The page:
I discovered that the Snapware containers that I love to transport all my goodies to and fro actually fit perfectly in the cabinets in my studio. So I went out yesterday and purchased 12 such containers in an after-Christmas clearance sale frenzy. Unfortunately, they are now sitting in a heap in my living room awaiting my gumption to transport them into the basement and my waiting studio (was that "Clean House" calling?). Did I mention I am afraid to set foot in that pit of organizational despair? Don't worry. They will make it there. And little by little I will put them to good use. And then I can get back into the business of being creative.
Creative minds might rarely be tidy, but they can benefit from a little organization now and again.
What is the biggest dilemma you face when being creative? Do tell. I promise not to judge.
Check It Out:: http://manageyourmuse.com/themuse/
Enjoy the day!
18 December 2008
But at Christmas it always is young,
The heart of the jewel burns lustrous and fair
And its soul full of music breaks the air,
When the song of angels is sung.”
Last night was a Christmas Concert I will never forget.
Mrs. K, the music teacher at both schools, is one of the most gifted and creative teachers I have ever met. She puts on these absolutely wonderful Christmas concerts each year. How she manages to get a few hundred too-cool-for-school 3rd through 5th graders or a few hundred wiggly wonders from K-2nd to fly in formation I will never know!
The concert last night for my 5th grade Sport-o son was a riot. Telling the story of the birth of Jesus in a wacky, Dr Suess sort of way the kids had lines to read, and movement to do (you can't call it dance, or no boys would do it!), and Sport-o even had a solo to sing. Most parents I spoke with after the concert confirmed what I had already known…that their son or daughter had told them little of their involvement so we were each shocked in turn when our 10 year olds wowed us with their positively thespian ways.
We were so caught up in the moment and the movement that it wasn't until Sport-o opened his mouth at the mic to sing that we realized that his part had come. What a fabulous job he did! Never missed a note! [I am so proud.]
I caught up with Mrs. K today at my favorite coffee shop. She commented that Sport-o was really solid on the notes, well prepared with the song, and not phased at all by the thought of getting up on that stage and singing. Same thing with his Tiny Dancer sister who sang a solo in the K-2 Christmas Pageant performance. I am so impressed with my progeny's ability to be so at ease on stage. It took me 24 years before I made that leap myself!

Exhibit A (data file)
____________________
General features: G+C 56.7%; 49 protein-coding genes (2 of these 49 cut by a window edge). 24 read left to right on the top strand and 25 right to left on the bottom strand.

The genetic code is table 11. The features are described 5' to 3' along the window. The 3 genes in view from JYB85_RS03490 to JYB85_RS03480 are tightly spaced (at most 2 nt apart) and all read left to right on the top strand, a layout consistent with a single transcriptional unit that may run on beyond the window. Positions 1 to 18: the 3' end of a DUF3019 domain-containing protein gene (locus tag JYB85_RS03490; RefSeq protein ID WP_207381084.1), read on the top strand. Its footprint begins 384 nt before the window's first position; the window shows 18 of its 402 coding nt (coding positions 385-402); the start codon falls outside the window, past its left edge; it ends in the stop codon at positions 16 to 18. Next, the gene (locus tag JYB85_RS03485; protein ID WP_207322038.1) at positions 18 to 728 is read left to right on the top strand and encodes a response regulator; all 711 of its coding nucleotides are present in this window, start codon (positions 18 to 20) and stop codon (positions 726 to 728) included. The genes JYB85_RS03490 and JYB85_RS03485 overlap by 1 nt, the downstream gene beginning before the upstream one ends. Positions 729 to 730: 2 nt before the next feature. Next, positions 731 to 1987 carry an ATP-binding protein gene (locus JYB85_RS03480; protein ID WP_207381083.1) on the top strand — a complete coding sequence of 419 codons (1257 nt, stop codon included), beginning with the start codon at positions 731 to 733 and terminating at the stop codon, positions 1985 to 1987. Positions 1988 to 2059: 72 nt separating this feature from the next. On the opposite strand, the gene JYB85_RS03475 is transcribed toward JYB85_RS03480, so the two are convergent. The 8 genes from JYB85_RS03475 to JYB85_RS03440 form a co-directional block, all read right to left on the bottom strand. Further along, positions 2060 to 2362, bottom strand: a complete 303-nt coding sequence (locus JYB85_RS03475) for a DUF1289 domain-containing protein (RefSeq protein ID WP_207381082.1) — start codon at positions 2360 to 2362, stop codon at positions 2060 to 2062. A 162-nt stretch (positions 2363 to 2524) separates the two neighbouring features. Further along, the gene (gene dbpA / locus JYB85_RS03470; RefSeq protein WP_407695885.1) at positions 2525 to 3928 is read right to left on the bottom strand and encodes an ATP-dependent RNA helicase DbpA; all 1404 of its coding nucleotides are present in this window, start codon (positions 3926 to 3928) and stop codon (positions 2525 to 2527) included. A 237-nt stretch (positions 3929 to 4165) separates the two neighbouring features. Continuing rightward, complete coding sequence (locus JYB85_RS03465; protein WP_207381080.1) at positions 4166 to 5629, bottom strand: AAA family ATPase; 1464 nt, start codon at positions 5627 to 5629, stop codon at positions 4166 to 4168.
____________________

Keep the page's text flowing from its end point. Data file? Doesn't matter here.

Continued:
When I was out of college and embarking on my young married life, I had the wacky idea to try out for the local community theater. Now, I had never acted on stage, and I hadn’t been in a choir since I was about 12, but I thought it was a fine thing for me to do. I was encouraged by the director who espoused that community theater should be made up of community members. You see, I had always harbored a silent desire to sing and act on stage. But I was terribly frightened by the thought. So since I reasoned that no one was going to encourage me to do this, I might as well encourage myself.
I tried out for a part in “Annie Get Your Gun” and I got it. I had four costume changes, sang in the chorus on all the big numbers and uttered one word on stage: “Charmed.” Needless to say I milked it for all it was worth!
It was a wonderful experience. So wonderful that I decided the next year to try out again, but this time go for a part with a few more than one word.
And try out I did. For “Hello, Dolly.” And I got a part. The part. Dolly Levi.
I went from speaking one word to speaking all the words! I had to get over my angst about being on stage. The whole cast was counting on me. And I could not disappoint.
I admit that when the director offered me the lead I had a moment of disbelief followed by thoughts that I couldn’t seriously do this. But after considering it, I realized that this was my big dream, and if I said no, he must have made a mistake, I would regret it forever. And I might never get this opportunity again. So I did it. And it was great.